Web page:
Have a listen. Quite sad.
So I may not have been the right age to realise the importance The Strokes’ debut album Is This It had for rock music when it was released in 2001. I was six. But from what I’ve read since listening to the band and just doing my research, it came out at a time when indie rock seemed to be dying. The music industry was dominated by boy-bands, pop-princesses, nu-metal and other dated musical movements. The Strokes came out with the album and showed that everything was going to be okay. It wowed everyone. And not just because they were so different, but because all the songs on there were to good to be passed on.
“Hard to Explain” was the band’s first ever single, and is a track that has remained in the hearts of many a Strokes fan for all these years. An exhilarating listen from the moment the drum-machine sounding kit provided by Fab Moretti begins pounding, the track always keeps you moving and entranced whether it be through the constant rhythm, the enjoyable interchanging guitar lines provided by Albert Hammond Jr and Nick Valensi or simply the vocal performance of Julian Casablancas. And even when the track stops for those few brief seconds, the anticipation of when it will start up again never leaves. It is one of the band’s greatest tracks.
I’ve always tried to think about what this song may be about; I never been able to really come to a full conclusion on it. I see it as something from the perspective of someone who doesn’t know how to react in some situations, or generally feels indifferent to what goes on around them. I’m not sure. It’s hard to explain. Ha.
“Got to Get You into My Life” is the jubilant, horn-heavy, Motown influenced ode to marijuana written by Paul McCartney, appearing as the penultimate track on the Revolver album. Why do I say it’s an ‘ode to marijuana’, you may be thinking. Well because that’s what it is. McCartney said it himself; the statement can be read in this authorised biography. Sorry to all those who’ve thought it was a typical song about yearning for love. But the real influence behind it makes the track all the more clever, slick and a bit humourous.
But when the first note plays and the blaring horns play the memorable introductory phrase it doesn’t matter what it’s about, you just know that the song is gonna be a good one. It doesn’t disappoint. Paul pulls off yet another stunningly smooth vocal take amongst the aforementioned brass instruments, leaping from the tamest of notes to the other end of the spectrum in a matter of milliseconds. It’s may be a bit worthy to note that Paul is the sole Beatle to sing on here with no harmonies from John and George, something that’s eventually mirrored by the former’s sole vocal presence on the next track. Still the two are make their presence known in the music, particularly George who from out of nowhere brings out a stellar lead guitar solo at the song’s climax, cueing the celebratory coda.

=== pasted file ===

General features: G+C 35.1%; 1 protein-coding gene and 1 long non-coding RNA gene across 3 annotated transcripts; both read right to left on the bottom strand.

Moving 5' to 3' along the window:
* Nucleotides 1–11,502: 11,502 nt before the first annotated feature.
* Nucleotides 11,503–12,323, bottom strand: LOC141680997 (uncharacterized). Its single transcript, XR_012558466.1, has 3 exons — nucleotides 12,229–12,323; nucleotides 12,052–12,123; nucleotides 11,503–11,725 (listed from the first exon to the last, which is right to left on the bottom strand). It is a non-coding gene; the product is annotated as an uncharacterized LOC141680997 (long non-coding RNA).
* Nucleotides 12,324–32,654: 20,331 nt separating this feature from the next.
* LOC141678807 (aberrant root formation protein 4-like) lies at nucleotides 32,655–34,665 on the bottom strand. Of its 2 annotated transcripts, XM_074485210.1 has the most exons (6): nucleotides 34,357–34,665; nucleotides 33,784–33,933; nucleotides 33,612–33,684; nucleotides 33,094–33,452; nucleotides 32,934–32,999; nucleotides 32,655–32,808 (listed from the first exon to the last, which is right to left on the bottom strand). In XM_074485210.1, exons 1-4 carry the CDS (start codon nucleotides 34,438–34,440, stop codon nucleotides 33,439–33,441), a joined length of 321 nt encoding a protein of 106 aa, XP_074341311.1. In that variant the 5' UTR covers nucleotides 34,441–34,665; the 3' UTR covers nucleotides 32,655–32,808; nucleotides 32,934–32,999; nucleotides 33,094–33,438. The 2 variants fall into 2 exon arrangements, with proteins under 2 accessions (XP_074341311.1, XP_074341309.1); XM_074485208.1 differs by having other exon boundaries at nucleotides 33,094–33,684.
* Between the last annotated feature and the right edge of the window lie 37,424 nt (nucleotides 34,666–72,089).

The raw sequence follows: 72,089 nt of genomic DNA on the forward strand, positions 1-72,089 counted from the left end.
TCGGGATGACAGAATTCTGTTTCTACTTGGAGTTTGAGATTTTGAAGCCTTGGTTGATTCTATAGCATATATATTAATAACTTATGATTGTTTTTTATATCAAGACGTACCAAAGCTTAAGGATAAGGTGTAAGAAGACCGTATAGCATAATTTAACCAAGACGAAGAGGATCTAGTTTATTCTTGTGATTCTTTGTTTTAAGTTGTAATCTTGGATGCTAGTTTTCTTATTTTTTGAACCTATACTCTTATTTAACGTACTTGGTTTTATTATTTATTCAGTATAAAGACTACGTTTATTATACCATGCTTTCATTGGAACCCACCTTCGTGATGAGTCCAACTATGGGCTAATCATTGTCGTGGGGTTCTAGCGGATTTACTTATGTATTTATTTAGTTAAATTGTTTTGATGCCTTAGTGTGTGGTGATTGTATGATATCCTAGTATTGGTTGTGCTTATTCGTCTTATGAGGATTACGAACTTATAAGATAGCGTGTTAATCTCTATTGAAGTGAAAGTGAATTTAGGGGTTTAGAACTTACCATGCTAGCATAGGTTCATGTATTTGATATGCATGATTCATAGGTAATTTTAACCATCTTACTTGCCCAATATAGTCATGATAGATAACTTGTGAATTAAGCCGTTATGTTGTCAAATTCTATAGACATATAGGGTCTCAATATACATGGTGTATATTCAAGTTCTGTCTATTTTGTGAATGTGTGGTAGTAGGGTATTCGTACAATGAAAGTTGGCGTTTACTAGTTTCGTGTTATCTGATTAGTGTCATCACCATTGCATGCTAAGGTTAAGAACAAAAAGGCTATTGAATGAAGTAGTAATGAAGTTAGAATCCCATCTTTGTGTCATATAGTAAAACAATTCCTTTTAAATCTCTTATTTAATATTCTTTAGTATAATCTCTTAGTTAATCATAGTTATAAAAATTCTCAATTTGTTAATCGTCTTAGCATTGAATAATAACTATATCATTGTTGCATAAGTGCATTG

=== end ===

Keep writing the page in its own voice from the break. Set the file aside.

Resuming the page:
A brilliant track. It’s the last song on the album that you can get up and sing your heart out to before things get a bit philosophical and spaced out for “Tomorrow Never Knows”. Really dig it.
“Going to Your Funeral Part I” is the second track on Electro-Shock Blues, the second album by the alternative band Eels. Recorded during a period in which several friends and members of frontman E’s family passed away, the album is regarded to be the band’s best work because of the brutal honesty and sincerity within each of the sixteen tracks on it.
Preceding this song is “Elizabeth on the Bathroom Floor“, a lullaby-like track with lyrics taken from E’s sister’s personal journal before she unfortunately ended her own life some time after. “Going to Your Funeral Part I” depicts the scene bluntly stated in the title after the tragic event. You’d think that coming right after it, it would only concern the funeral of his sister and that’s what we’re made to believe for the first and second verses, but it is only until the final verse which has E almost screaming into a megaphone about remembering an old friend he used to hang out with behind their old school.
Beginning with an ominous drone that pans from left to right and quickly fades out, the track then gets to a crawling start carried by an unsettling groove led by an intense but very slack bass line that oozes from one note to the other. E comes in with a light falsetto vocal after, but over the dark bass line and overall atmosphere still isn’t able to to make the track less dissonant than it already is. The style changes during the choruses where cute xylophones and backwards slide guitars enter the mix; those only appear for a short time before returning to the grungy sound again.
Only five minutes into the album, the listener is already provided with two tracks that sound the complete opposite to one another. Though the first hints at the unsettling feel with light music and heavy lyrics, “Going to Your Funeral Part I” really hits it home.
If you want to know why it’s specifically labelled as “Part I”, here is “Part II”.